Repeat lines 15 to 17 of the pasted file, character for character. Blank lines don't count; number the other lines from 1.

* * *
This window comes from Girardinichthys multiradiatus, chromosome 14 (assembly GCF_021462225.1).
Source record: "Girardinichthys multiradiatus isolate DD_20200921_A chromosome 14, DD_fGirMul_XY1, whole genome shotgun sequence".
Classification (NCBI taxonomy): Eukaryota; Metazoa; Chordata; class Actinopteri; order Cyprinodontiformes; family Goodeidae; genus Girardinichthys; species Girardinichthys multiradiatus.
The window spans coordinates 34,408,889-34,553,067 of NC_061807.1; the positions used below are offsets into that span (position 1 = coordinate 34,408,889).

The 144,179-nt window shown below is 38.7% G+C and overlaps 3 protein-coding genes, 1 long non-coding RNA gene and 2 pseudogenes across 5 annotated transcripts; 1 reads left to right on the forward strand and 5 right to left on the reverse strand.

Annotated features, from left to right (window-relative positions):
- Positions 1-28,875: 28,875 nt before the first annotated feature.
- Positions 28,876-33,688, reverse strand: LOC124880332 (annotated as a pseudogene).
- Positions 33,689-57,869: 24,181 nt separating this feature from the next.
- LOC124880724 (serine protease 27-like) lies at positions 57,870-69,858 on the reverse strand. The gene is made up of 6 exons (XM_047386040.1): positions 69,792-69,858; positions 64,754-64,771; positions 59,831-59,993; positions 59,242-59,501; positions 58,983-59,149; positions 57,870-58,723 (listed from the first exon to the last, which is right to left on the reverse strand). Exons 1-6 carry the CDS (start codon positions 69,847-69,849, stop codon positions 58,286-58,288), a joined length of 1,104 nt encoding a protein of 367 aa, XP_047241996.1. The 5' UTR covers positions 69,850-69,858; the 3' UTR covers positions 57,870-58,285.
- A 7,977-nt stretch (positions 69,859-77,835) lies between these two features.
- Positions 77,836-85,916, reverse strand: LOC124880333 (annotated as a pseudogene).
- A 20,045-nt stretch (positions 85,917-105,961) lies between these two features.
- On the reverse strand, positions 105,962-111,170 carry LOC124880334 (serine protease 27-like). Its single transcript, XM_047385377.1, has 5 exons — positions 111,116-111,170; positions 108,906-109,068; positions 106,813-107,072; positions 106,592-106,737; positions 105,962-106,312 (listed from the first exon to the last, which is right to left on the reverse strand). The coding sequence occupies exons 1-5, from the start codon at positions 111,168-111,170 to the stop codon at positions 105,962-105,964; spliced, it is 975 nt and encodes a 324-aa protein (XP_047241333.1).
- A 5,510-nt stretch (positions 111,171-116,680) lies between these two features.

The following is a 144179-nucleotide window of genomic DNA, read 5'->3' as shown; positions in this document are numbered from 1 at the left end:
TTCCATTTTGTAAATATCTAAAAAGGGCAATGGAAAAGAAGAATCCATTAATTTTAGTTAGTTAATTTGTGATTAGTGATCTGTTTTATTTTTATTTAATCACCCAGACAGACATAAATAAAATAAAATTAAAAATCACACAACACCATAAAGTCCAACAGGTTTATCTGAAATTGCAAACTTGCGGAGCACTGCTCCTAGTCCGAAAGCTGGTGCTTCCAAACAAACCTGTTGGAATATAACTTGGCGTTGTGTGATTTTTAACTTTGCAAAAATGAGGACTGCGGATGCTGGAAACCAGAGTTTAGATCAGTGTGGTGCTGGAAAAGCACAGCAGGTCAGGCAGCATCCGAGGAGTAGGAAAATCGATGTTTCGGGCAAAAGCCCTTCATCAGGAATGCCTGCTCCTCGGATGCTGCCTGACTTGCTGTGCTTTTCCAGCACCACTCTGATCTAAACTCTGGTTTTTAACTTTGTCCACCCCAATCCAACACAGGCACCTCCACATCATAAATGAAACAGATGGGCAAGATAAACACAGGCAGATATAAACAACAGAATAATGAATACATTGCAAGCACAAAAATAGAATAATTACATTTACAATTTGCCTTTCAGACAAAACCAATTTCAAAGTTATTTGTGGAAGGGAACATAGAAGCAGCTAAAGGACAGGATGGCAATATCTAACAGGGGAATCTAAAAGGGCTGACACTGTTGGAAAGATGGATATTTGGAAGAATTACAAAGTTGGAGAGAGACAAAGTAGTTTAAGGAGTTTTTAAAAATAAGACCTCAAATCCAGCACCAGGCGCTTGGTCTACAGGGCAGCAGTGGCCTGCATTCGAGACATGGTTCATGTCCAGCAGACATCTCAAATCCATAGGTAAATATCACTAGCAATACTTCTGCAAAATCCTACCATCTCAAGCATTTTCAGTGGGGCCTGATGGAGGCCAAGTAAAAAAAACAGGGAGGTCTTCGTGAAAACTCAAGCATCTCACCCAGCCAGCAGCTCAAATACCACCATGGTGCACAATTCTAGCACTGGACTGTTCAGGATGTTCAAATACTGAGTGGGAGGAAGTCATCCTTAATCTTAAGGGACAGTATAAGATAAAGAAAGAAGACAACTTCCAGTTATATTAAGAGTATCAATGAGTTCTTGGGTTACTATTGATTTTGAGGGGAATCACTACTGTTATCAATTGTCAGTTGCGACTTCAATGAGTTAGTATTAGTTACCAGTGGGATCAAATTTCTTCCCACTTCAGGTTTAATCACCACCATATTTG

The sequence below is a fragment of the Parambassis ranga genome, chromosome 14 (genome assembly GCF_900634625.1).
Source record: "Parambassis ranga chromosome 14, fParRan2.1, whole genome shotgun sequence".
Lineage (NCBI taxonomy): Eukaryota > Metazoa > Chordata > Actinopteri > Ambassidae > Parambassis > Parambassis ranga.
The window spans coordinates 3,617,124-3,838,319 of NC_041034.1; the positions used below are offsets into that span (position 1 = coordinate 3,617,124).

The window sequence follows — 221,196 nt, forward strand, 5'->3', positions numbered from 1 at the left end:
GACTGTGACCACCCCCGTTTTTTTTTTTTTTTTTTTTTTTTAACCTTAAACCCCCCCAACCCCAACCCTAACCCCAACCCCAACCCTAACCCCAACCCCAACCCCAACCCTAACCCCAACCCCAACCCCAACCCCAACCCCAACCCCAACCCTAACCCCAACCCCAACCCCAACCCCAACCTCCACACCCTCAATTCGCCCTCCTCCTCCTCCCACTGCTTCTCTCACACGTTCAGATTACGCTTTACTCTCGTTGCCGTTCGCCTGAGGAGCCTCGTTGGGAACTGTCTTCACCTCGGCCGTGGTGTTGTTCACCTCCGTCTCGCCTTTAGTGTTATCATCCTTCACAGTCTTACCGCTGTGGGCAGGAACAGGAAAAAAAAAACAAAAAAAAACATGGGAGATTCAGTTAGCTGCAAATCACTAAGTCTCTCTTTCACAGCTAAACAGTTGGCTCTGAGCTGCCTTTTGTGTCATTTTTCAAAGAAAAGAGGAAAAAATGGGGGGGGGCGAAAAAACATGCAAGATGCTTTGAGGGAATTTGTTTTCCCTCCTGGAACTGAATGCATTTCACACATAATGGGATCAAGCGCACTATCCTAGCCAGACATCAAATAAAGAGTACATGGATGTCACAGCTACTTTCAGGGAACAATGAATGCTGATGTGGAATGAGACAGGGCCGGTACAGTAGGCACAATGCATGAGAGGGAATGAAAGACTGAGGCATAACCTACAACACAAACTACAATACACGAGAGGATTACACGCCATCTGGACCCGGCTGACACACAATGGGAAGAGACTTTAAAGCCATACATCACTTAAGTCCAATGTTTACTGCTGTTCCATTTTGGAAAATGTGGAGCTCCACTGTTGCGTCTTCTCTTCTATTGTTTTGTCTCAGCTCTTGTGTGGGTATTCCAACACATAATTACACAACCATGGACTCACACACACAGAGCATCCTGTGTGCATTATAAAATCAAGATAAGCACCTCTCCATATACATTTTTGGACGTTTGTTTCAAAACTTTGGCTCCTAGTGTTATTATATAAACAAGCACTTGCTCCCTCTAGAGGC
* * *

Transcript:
- A 5,510-nt stretch (positions 111,171-116,680) lies between these two features.

The following is a 144179-nucleotide window of genomic DNA, read 5'->3' as shown; positions in this document are numbered from 1 at the left end:
TTCCATTTTGTAAATATCTAAAAAGGGCAATGGAAAAGAAGAATCCATTAATTTTAGTTAGTTAATTTGTGATTAGTGATCTGTTTTATTTTTATTTAATCACCCAGACAGACATAAATAAAATAAAATTAAAAATCACACAACACCATAAAGTCCAACAGGTTTATCTGAAATTGCAAACTTGCGGAGCACTGCTCCTAGTCCGAAAGCTGGTGCTTCCAAACAAACCTGTTGGAATATAACTTGGCGTTGTGTGATTTTTAACTTTGCAAAAATGAGGACTGCGGATGCTGGAAACCAGAGTTTAGATCAGTGTGGTGCTGGAAAAGCACAGCAGGTCAGGCAGCATCCGAGGAGTAGGAAAATCGATGTTTCGGGCAAAAGCCCTTCATCAGGAATGCCTGCTCCTCGGATGCTGCCTGACTTGCTGTGCTTTTCCAGCACCACTCTGATCTAAACTCTGGTTTTTAACTTTGTCCACCCCAATCCAACACAGGCACCTCCACATCATAAATGAAACAGATGGGCAAGATAAACACAGGCAGATATAAACAACAGAATAATGAATACATTGCAAGCACAAAAATAGAATAATTACATTTACAATTTGCCTTTCAGACAAAACCAATTTCAAAGTTATTTGTGGAAGGGAACATAGAAGCAGCTAAAGGACAGGATGGCAATATCTAACAGGGGAATCTAAAAGGGCTGACACTGTTGGAAAGATGGATATTTGGAAGAATTACAAAGTTGGAGAGAGACAAAGTAGTTTAAGGAGTTTTTAAAAATAAGACCTCAAATCCAGCACCAGGCGCTTGGTCTACAGGGCAGCAGTGGCCTGCATTCGAGACATGGTTCATGTCCAGCAGACATCTCAAATCCATAGGTAAATATCACTAGCAATACTTCTGCAAAATCCTACCATCTCAAGCATTTTCAGTGGGGCCTGATGGAGGCCAAGTAAAAAAAACAGGGAGGTCTTCGTGAAAACTCAAGCATCTCACCCAGCCAGCAGCTCAAATACCACCATGGTGCACAATTCTAGCACTGGACTGTTCAGGATGTTCAAATACTGAGTGGGAGGAAGTCATCCTTAATCTTAAGGGACAGTATAAGATAAAGAAAGAAGACAACTTCCAGTTATATTAAGAGTATCAATGAGTTCTTGGGTTACTATTGATTTTGAGGGGAATCACTACTGTTATCAATTGTCAGTTGCGACTTCAATGAGTTAGTATTAGTTACCAGTGGGATCAAATTTCTTCCCACTTCAGGTTTAATCACCACCATATTTG